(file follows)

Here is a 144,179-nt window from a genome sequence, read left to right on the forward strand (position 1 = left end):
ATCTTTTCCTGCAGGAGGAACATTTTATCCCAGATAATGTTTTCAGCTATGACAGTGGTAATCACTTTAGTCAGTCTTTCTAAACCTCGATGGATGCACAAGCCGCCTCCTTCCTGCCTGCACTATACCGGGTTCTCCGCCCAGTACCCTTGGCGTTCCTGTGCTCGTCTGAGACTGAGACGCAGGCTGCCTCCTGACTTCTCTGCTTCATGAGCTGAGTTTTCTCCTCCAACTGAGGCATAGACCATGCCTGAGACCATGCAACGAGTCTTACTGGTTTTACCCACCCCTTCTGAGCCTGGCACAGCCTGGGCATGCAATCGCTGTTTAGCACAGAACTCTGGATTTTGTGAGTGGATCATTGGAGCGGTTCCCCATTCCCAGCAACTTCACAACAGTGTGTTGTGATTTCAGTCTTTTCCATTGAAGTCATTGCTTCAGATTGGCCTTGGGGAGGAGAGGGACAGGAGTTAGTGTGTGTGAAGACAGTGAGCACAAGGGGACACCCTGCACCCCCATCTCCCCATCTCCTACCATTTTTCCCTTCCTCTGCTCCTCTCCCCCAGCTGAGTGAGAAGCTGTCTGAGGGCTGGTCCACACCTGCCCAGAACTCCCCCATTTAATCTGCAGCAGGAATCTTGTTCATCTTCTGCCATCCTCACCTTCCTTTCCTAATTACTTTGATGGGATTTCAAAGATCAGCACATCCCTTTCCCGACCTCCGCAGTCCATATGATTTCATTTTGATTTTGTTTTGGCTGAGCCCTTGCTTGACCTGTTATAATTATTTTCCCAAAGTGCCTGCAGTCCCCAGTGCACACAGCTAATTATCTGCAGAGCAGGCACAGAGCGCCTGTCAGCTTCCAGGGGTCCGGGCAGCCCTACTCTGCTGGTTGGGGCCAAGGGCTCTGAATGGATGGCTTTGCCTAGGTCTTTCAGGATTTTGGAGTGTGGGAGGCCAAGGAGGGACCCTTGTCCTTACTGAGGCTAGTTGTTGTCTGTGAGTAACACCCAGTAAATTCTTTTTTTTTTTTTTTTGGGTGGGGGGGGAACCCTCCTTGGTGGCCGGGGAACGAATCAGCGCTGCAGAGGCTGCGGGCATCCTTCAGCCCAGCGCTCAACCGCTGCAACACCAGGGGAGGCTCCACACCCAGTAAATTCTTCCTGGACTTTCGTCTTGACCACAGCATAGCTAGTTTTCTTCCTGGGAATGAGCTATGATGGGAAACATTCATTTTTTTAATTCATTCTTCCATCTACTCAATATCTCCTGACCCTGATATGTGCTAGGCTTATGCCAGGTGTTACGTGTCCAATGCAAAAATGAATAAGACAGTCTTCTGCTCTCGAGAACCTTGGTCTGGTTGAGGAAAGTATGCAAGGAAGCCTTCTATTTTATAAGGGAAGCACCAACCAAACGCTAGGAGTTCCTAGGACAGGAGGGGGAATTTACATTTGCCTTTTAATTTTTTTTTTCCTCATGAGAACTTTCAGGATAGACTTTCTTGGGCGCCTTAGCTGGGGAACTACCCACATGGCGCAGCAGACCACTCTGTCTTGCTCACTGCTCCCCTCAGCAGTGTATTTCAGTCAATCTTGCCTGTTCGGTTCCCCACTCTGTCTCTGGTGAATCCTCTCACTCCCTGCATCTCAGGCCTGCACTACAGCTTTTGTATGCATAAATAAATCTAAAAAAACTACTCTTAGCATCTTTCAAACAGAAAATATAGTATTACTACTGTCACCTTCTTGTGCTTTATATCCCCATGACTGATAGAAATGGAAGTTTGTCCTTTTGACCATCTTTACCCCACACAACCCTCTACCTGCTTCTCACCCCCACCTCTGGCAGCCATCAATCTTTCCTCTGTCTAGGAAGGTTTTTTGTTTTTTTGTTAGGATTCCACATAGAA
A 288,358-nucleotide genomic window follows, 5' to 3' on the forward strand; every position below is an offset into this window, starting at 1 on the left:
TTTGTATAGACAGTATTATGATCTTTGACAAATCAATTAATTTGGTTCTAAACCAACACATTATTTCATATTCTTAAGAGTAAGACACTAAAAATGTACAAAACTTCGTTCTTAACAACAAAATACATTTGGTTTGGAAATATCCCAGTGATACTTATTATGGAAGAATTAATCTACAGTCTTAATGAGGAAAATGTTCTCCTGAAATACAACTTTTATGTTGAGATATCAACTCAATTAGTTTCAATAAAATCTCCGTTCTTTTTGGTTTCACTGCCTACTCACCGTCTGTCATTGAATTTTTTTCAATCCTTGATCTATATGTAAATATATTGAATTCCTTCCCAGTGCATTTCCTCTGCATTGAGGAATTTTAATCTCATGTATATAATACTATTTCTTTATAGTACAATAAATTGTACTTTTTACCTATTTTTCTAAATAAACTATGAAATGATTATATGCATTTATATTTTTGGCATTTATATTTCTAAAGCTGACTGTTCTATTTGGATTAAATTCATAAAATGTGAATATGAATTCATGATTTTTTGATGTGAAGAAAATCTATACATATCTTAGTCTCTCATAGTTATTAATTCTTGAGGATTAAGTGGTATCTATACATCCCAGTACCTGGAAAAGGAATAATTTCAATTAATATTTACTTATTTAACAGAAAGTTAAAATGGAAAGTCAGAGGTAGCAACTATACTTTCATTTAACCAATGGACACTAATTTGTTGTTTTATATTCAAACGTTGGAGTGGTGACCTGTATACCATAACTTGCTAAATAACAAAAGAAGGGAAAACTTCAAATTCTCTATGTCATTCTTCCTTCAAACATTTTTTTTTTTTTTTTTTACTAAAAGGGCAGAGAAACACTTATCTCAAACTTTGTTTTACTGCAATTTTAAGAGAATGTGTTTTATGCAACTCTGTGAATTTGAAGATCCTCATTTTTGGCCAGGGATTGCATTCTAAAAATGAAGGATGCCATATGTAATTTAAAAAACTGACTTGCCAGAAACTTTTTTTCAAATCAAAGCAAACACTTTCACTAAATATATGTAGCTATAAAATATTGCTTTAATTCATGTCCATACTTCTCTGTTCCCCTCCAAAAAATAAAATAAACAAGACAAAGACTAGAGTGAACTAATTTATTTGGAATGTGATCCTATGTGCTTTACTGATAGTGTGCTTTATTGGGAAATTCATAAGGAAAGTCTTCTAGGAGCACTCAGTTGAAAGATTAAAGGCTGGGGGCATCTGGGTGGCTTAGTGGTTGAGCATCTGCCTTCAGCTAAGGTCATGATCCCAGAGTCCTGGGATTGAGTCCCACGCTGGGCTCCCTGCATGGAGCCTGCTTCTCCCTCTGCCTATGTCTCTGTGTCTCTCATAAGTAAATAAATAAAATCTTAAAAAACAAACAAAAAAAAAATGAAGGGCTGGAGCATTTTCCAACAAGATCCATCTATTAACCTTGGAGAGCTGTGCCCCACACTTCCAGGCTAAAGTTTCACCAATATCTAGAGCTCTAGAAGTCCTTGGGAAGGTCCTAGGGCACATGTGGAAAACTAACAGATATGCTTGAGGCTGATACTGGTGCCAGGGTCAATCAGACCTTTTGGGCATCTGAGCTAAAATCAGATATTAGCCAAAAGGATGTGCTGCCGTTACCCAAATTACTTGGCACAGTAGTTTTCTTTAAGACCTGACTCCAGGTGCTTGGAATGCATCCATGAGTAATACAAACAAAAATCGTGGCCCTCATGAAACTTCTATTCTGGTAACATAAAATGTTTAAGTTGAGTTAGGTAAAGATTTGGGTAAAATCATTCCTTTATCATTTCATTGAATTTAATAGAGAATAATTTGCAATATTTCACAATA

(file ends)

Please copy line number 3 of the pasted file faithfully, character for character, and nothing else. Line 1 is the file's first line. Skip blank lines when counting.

A 288,358-nucleotide genomic window follows, 5' to 3' on the forward strand; every position below is an offset into this window, starting at 1 on the left: